NetIQ Validator comes with launch scripts for all supported platforms (Linux/Mac/Windows) but those are console mode shell scripts and offer not much comfort. A while ago when I was still using a Windows laptop as my main workhorse, I wrote a little tool to quickly launch NetIQ Validator from a task bar icon instead. Since I moved on to a MacBook in the mean time and Validator runs on OS-X just fine, I jumped at the opportunity to try out Apple’s new programming language Swift and wrote a native Mac version over the summer…
Administer Novell DNS and DHCP smoothly from OS X!
You’ve followed all the best practices and documentation. Your eDirectory trees are healthy and replicating with no errors. Time is in synchronization and ndsrepair shows no errors or external references hanging out there.
So, what do you do when eDirectory gets a request to remove 20,000 members from a group and replicates the change to all of the replicas?
In a recent Identity Management project I found myself reading information from an HR system via JDBC, then needing to write it into the Identity Vault. From there it would disperse to other systems, one of which was GroupWise.
The HR system stored all information in a capitalised fashion. It’s quite obviously undesirable for all entries in a GroupWise address book to be capitalised, so I needed to transform the data. Read on to see how the data transformation was done.
Once in a while an issue comes up where application A gives some odd errors in eDirectory but those errors seem to be cosmetic as application A is still fine and works (unless you count the messages in ndstrace). What does this mean when you see a -714 from eDirectory while tracing LDAP that is talking about some “iterator”? What does an LDAP error 51 mean when everything still seems to return properly? Today I am going to try to share some information on Virtual List Views (VLV) by explaining what they are, how you can use them, and a few cases where they do not work with eDirectory.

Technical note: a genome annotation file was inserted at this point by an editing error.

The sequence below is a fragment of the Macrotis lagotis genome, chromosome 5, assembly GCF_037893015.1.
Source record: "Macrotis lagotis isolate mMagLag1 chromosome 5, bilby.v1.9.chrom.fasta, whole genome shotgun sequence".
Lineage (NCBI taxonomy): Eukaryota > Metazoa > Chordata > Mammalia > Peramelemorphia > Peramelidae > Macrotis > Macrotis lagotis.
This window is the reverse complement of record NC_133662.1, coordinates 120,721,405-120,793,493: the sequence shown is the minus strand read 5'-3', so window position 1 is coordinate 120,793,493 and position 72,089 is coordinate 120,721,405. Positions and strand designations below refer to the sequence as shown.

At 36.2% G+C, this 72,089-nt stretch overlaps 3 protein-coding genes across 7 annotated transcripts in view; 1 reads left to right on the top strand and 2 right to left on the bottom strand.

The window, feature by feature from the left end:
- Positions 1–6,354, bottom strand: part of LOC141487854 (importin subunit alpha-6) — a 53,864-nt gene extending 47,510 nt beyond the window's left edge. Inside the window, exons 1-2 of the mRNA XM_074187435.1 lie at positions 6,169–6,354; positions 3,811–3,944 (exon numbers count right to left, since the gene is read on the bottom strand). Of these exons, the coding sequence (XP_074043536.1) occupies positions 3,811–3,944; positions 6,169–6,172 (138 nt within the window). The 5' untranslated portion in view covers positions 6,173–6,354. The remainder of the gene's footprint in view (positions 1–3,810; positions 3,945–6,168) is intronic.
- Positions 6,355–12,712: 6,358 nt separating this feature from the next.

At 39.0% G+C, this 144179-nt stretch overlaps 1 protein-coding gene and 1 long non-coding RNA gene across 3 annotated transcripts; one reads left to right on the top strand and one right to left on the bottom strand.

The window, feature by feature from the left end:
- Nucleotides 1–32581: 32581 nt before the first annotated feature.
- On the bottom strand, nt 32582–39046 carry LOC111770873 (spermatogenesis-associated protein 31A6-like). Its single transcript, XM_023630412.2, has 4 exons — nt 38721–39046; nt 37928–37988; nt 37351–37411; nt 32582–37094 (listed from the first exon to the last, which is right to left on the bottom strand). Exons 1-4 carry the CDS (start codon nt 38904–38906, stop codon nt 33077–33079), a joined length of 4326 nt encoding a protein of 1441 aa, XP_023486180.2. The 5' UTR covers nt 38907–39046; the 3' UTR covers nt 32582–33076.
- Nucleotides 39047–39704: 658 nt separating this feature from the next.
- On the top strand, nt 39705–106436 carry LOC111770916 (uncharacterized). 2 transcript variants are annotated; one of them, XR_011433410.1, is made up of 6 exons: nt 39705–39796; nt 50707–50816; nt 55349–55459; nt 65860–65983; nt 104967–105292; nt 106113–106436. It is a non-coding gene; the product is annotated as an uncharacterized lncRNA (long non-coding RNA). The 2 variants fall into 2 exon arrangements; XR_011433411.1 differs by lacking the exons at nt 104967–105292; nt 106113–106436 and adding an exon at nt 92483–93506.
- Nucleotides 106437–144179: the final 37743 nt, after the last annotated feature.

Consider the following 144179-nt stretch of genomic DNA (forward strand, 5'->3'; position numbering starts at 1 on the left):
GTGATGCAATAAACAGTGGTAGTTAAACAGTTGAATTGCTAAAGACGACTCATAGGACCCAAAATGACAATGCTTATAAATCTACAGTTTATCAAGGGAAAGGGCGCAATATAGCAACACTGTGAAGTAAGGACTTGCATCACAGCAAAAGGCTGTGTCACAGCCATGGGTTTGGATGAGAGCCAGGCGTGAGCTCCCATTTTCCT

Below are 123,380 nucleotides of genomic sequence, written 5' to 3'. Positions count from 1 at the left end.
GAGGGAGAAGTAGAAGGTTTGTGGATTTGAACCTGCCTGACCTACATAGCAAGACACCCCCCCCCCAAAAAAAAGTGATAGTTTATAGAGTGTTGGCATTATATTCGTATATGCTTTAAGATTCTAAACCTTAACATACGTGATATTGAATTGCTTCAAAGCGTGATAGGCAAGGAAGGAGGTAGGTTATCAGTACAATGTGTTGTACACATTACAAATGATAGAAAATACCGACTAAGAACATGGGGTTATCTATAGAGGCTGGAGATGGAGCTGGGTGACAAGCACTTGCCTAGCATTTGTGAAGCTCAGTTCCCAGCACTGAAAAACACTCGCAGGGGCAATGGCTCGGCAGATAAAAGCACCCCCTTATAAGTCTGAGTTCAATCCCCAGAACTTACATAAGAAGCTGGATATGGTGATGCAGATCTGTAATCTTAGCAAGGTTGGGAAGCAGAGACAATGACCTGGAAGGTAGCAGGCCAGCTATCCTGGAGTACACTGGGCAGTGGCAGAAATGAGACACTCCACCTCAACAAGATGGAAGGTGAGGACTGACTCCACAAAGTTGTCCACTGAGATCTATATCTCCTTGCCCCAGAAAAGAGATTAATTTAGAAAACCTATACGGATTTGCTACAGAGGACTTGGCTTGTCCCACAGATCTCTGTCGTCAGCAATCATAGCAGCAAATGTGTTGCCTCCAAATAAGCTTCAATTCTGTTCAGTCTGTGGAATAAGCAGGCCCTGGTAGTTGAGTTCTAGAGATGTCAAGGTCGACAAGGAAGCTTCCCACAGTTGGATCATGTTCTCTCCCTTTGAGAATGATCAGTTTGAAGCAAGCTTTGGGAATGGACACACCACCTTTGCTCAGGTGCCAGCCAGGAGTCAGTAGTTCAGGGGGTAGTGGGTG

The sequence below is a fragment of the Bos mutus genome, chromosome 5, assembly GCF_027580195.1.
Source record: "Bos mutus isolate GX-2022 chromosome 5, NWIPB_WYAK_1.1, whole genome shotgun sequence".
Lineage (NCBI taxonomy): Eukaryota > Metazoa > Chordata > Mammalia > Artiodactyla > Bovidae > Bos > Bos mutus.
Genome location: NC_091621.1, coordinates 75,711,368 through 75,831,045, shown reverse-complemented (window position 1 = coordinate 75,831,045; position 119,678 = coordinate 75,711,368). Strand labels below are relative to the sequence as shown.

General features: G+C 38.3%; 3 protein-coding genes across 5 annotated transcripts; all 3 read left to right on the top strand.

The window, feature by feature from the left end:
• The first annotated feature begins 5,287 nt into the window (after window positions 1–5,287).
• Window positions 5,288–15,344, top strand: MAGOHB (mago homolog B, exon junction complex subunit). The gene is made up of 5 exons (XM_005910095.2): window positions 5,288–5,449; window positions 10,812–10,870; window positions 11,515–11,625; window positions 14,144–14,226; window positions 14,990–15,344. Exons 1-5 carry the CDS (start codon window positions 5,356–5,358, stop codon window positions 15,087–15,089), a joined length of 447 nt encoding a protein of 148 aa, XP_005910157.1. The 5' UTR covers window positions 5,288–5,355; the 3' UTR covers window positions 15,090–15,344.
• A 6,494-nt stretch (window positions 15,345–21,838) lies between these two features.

Once you have the IDM product up and running, you’re always looking for ways to simplify and automate various maintenance tasks. This is particularly true when you have implemented IDM on the Linux platform, since Linux administrators tend to rely heavily upon using scripts to automate the day-to-day management tasks that are required. This ability to automate complex tasks with scripts is one of the strengths of the Linux operating system…
Here’s a Sentinel query that gets information from WSUS, shared by Osiris Toquero.
David Guest explains how to create two application definitions for the same executable name in NSL.
David Guest shares an NSL script for the new Novell login screen.
This article by Reza Kalfane shows you how to automate HTTP actions such as logging in to a website and retrieving content on different pages.